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'Land of Big Numbers': Te-Ping Chen Discusses Debut Collection Of Short Stories

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Te-Ping Chen

Te-Ping Chen is a journalist with the Wall Street Journal. She discusses her debut short story collection, "Land of Big Numbers." Writing fiction allowed her to tell even more true stories about the Chinese, in stories set both in China and in the United States.

Highlights of the Interview with Te-Ping Chen

The author on her connection to China
So I was born and raised in California, but am ethnically Chinese by descent and spent many years in China as a reporter with the Wall Street Journal, mostly in Beijing, and spent a lot of time traveling the country and meeting and talking to a lot of folks — the seeds of which are scattered throughout the books pages.

The author on making the transition to writing fiction
China is a place that is so, so larger than life in many ways and over the top and extraordinary and propulsive and vivid. And it's a place that I think as a reporter, even though my day job was writing about the country for the Wall Street Journal, it also just felt like a place that I was only ever really able to capture a fraction of through headlines. It was really a seamless kind of thing. It was a feeling of having spent so long in a country observing and taking notes and talking to people and feeling so powerfully and originally that there were so many stories that I wanted to tell. And fiction seemed in some ways the best way to do it, just a larger canvas.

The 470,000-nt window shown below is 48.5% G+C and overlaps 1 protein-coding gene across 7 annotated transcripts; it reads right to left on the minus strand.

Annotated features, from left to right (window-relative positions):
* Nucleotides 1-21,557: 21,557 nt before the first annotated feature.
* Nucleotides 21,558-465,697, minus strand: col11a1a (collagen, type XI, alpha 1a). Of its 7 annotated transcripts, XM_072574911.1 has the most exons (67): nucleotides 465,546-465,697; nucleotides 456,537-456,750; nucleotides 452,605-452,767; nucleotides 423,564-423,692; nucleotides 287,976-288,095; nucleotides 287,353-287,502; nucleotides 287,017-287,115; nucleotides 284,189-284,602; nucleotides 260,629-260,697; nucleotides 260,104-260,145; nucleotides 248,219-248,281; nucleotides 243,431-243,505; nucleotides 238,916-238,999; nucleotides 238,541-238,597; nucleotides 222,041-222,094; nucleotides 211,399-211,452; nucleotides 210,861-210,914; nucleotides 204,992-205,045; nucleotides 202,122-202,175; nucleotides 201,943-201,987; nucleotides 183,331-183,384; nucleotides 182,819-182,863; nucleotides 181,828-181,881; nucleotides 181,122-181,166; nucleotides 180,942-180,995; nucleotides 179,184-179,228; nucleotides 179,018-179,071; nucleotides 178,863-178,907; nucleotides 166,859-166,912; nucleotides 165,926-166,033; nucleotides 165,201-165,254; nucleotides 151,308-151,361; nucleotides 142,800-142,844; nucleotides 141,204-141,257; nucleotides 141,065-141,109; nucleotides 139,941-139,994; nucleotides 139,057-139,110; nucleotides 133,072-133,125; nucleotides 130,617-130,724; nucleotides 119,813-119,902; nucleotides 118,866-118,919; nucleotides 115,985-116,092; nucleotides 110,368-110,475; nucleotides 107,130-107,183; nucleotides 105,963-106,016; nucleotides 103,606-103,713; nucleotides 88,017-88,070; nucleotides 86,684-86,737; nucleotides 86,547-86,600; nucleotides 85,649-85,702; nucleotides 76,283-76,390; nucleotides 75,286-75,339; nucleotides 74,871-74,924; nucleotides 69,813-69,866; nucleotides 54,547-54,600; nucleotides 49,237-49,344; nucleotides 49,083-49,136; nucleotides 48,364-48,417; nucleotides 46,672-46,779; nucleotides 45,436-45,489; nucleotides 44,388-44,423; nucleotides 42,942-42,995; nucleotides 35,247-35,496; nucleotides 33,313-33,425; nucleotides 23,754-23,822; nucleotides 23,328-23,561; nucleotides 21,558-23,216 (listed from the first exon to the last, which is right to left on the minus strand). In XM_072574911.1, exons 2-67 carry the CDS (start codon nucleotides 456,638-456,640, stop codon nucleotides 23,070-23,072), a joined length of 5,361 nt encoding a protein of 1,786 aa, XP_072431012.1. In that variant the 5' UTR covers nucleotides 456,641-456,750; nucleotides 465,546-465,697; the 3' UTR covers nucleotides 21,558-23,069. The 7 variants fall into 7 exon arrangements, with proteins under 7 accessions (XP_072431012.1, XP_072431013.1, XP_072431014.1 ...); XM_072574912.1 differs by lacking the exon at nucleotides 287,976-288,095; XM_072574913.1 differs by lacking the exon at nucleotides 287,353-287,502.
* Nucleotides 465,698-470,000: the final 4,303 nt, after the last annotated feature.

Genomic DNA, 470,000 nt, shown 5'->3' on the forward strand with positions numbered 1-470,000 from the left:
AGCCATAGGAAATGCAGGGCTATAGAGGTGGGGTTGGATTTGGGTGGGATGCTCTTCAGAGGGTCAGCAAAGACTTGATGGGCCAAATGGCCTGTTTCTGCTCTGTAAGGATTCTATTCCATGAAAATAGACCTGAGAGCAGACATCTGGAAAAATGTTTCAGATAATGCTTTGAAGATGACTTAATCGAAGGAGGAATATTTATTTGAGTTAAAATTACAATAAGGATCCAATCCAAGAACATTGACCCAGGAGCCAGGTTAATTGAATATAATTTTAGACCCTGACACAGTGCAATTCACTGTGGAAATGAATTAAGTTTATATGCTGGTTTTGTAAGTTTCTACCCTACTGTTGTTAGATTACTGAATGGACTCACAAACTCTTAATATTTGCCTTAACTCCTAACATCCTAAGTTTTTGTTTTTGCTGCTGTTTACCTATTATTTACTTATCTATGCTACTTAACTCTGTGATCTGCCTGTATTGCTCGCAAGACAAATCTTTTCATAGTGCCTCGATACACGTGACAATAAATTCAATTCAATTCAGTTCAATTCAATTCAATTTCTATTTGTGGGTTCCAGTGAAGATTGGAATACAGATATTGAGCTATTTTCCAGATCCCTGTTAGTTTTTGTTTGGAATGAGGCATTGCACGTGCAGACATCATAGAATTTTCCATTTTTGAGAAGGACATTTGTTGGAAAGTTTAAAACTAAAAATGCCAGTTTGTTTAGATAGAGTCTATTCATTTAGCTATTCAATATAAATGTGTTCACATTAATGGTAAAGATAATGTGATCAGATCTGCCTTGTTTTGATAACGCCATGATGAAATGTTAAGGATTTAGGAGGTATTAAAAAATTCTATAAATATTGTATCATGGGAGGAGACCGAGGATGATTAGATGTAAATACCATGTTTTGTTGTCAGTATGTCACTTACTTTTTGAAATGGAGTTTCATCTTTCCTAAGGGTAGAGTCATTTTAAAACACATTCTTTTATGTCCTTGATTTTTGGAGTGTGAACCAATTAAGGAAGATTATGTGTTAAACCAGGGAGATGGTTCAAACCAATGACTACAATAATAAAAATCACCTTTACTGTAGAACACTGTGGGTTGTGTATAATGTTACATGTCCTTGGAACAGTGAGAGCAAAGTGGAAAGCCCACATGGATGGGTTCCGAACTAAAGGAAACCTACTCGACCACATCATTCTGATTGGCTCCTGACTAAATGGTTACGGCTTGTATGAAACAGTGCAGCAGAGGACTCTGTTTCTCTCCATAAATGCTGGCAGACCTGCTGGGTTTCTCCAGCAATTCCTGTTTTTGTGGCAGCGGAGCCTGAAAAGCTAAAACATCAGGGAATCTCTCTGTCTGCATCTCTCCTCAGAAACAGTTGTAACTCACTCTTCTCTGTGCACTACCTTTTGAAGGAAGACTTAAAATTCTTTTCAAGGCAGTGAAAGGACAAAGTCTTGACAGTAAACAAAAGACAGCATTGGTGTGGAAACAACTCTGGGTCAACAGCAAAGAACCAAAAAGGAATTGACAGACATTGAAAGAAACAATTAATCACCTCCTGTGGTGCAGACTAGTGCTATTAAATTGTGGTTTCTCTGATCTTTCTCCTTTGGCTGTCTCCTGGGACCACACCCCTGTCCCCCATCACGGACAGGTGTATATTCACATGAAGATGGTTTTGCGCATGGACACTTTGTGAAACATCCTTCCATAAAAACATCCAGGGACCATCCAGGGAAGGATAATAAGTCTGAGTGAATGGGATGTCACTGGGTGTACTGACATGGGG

On showing the diversity of Chinese life in her stories
I think from a distance, when we think of China, we think of the government, we think of the communist party and we don't tend as much to think about the people… So I think it really is hard to get an underground sense of the place and the people and, of course, it’s getting harder too. They have recently kicked out a number of American reporters, including my colleagues at the Wall Street Journal. I think it was really a feeling of in so many ways, hoping to try and capture in some of these pages, some of that spirit, which just struck me so much from living there.

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Yvette Benavides can be reached at bookpublic@tpr.org.